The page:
But another scene catches our attention. Where the path veers off to circle the lake, five tiny puppies are playfully existing in the present moment. They are so small we reckon they can be no more than two or three weeks old. Most dogs I see in Mysore all seem to be the same breed, and they grow into slender, well-proportioned, short-haired companions, a little smaller than a labrador. Three of the puppies are almost identical, a light golden brown, though one has slightly larger white socks. Another is darker, like grey ash, and the last one is almost white, (this is Werner’s favourite). There is no sign of a mother, nor of an owner, but I suspect the latter, at least, may be lurking not far off. Perhaps it is a strategy to find a home for the pups, exposing them to the public eye, until a hopeful adoptive parent loiters long enough for their guardian to emerge and negotiations to begin. I myself do not resist the urge to pick up one of these little guys, he weighs almost nothing, and his complete innocent trust, in spite of his helplessness, melts my heart. I put him down, and he licks my right sandal and foot, until Werner’s other friends arrive and we move, regretfully, on.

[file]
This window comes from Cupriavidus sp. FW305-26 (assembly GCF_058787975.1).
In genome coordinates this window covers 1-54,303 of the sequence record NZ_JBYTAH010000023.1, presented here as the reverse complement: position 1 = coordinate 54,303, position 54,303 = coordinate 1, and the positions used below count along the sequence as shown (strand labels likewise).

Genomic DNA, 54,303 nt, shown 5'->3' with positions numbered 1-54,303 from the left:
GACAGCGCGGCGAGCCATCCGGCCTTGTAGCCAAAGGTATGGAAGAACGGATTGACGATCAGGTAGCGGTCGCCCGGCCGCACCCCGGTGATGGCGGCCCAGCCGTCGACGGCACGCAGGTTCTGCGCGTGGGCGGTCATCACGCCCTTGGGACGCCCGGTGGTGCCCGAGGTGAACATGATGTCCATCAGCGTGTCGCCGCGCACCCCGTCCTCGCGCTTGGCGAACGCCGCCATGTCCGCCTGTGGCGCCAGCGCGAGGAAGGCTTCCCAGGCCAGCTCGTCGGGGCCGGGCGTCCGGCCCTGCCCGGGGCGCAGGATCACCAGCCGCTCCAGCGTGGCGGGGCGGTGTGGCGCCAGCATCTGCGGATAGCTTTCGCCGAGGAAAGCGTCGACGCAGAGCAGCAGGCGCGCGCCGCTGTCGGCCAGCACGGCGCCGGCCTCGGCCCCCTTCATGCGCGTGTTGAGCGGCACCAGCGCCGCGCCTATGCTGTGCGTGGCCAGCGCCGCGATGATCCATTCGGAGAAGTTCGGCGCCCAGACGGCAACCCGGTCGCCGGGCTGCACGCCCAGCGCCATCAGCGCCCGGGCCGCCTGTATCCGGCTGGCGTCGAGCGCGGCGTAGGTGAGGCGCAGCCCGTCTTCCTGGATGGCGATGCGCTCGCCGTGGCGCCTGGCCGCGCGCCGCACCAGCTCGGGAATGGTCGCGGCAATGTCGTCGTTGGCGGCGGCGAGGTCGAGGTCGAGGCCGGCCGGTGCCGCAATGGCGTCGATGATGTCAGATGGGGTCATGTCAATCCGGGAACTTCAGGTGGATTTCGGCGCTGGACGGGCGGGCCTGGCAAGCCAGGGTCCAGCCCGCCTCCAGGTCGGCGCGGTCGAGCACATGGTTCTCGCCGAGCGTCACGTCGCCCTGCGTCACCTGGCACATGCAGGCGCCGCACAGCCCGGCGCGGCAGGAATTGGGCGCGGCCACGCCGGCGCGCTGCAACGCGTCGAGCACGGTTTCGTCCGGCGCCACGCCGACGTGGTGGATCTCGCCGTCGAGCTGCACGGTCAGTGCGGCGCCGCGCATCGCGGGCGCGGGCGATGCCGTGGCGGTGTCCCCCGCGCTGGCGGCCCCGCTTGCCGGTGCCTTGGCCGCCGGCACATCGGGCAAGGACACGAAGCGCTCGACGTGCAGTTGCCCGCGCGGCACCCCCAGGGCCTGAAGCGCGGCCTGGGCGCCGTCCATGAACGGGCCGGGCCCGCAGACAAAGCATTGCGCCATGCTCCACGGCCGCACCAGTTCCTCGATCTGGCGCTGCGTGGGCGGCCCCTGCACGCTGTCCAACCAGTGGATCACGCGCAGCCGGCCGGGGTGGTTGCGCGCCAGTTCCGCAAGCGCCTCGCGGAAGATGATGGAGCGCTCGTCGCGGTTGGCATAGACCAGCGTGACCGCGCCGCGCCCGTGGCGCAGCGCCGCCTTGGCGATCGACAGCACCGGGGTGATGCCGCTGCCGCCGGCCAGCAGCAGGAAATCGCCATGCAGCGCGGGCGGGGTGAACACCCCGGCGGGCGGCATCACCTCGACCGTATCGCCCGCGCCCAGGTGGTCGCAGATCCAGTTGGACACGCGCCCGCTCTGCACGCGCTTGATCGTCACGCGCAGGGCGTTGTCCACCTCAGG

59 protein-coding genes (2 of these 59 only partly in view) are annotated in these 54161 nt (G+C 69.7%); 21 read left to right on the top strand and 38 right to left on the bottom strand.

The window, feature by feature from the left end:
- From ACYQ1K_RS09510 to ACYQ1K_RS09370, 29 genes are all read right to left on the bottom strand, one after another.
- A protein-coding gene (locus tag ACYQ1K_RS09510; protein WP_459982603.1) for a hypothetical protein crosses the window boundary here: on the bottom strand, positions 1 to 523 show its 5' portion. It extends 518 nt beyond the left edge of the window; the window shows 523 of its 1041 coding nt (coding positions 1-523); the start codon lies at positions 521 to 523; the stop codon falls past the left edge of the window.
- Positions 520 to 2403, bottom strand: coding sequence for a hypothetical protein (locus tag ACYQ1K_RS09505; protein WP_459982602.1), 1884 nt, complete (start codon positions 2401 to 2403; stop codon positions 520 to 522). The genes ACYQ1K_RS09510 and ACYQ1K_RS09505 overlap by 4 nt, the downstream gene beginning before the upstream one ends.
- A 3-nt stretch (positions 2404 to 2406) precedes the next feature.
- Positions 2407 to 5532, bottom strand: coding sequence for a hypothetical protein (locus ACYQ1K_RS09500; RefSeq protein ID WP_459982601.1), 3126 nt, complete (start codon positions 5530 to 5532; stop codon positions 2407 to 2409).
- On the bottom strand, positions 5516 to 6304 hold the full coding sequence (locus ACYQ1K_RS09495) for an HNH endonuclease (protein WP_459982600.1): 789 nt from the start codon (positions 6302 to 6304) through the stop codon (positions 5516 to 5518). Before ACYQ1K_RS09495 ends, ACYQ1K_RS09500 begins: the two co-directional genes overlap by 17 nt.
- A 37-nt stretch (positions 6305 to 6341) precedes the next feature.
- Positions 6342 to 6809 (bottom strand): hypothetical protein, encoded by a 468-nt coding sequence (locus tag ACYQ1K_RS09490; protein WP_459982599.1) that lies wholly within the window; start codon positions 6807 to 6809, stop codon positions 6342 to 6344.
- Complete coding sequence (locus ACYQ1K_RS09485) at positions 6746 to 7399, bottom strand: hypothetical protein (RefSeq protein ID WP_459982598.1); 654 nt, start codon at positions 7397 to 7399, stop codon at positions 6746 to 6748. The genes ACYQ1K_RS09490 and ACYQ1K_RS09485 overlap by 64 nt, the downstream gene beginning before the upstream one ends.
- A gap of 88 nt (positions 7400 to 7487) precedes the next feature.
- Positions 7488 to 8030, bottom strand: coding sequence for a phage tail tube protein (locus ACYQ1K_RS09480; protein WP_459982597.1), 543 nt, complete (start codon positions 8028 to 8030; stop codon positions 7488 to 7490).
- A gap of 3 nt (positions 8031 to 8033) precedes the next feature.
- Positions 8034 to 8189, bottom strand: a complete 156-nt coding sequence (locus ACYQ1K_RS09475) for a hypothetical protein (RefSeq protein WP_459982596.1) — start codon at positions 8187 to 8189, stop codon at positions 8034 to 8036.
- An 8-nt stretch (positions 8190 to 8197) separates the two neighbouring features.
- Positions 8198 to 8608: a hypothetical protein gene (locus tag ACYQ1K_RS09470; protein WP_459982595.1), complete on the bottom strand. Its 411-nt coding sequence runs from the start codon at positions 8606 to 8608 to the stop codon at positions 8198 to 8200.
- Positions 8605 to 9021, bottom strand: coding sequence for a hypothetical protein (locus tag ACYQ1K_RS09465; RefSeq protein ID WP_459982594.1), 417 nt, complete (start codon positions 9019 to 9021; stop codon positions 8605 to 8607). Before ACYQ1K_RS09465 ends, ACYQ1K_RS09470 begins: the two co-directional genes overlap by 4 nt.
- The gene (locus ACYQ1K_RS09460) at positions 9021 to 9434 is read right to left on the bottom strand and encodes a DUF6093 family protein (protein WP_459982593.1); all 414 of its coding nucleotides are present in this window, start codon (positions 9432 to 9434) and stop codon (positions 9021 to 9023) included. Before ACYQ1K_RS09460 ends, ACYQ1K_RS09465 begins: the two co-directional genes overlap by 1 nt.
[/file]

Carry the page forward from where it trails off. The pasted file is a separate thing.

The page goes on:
Here in Mysore, where almost all foreigners are either yoga practitioners or travelers just passing through (and quite often both), it’s easy to feel at once comfortable with new acquaintances, and we quickly fall into pleasant conversation. But it seems the others share a common urge, and their talk turns to beedies. The two girls and Werner debate whether to stop for this small pleasure. Not being a smoker myself, the rules of smoking in public here escape me, but I gather doing so outside acceptable areas would be frowned upon. And so we take a slip and a slide down the leaf-strewn slope by the path, straddle the barbed wire park fence, and approach a coconut salesman, who is camped over the road between the trees (my companions have no light). Our new acquaintance seems happy to be of assistance, and, with spontaneous generosity, offers Werner one of his own beedies – pure tobacco tightly and beautifully rolled in a pale green leaf. I myself opt for a coconut, but after the heat of the afternoon, one nut is not enough. I signal to our friend, who produces another, enormous one, which must contain at least a pint of precious fluid, and for some reason this gesture feels supremely uplifting. The coconut vendors in Gokulam are pleasant enough, but business remains business. Here, by this main road, far from their trading hubs, I suddenly feel a great joy rise up within me. Sitting in this spot, with this generous young man and his unaffected attitude, and my friends savouring their Indian cigarettes nearby, the sense of spontaneous companionship is complete. For a few precious moments, I am in another bubble, one of shared space and being. And in this instant, nothing is lacking.